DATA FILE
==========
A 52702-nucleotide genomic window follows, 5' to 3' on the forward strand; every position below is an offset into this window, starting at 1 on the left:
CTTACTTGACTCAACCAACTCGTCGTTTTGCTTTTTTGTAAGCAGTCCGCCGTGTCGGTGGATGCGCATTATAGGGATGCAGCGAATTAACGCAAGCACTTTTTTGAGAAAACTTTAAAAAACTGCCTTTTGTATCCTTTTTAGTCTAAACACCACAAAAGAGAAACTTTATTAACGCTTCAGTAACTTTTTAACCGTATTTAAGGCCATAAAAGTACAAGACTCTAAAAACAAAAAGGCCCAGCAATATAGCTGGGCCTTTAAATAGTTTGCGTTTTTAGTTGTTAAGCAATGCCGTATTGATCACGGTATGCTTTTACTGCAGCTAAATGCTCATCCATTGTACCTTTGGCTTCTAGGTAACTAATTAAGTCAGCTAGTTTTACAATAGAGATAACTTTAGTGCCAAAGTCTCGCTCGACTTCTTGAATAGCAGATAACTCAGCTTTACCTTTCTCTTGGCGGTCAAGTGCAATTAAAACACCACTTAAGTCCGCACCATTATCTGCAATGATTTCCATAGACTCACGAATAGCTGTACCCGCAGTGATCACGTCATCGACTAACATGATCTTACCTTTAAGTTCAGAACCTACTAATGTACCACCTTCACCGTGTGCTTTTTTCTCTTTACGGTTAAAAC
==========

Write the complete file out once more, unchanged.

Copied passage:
A 52702-nucleotide genomic window follows, 5' to 3' on the forward strand; every position below is an offset into this window, starting at 1 on the left:
CTTACTTGACTCAACCAACTCGTCGTTTTGCTTTTTTGTAAGCAGTCCGCCGTGTCGGTGGATGCGCATTATAGGGATGCAGCGAATTAACGCAAGCACTTTTTTGAGAAAACTTTAAAAAACTGCCTTTTGTATCCTTTTTAGTCTAAACACCACAAAAGAGAAACTTTATTAACGCTTCAGTAACTTTTTAACCGTATTTAAGGCCATAAAAGTACAAGACTCTAAAAACAAAAAGGCCCAGCAATATAGCTGGGCCTTTAAATAGTTTGCGTTTTTAGTTGTTAAGCAATGCCGTATTGATCACGGTATGCTTTTACTGCAGCTAAATGCTCATCCATTGTACCTTTGGCTTCTAGGTAACTAATTAAGTCAGCTAGTTTTACAATAGAGATAACTTTAGTGCCAAAGTCTCGCTCGACTTCTTGAATAGCAGATAACTCAGCTTTACCTTTCTCTTGGCGGTCAAGTGCAATTAAAACACCACTTAAGTCCGCACCATTATCTGCAATGATTTCCATAGACTCACGAATAGCTGTACCCGCAGTGATCACGTCATCGACTAACATGATCTTACCTTTAAGTTCAGAACCTACTAATGTACCACCTTCACCGTGTGCTTTTTTCTCTTTACGGTTAAAAC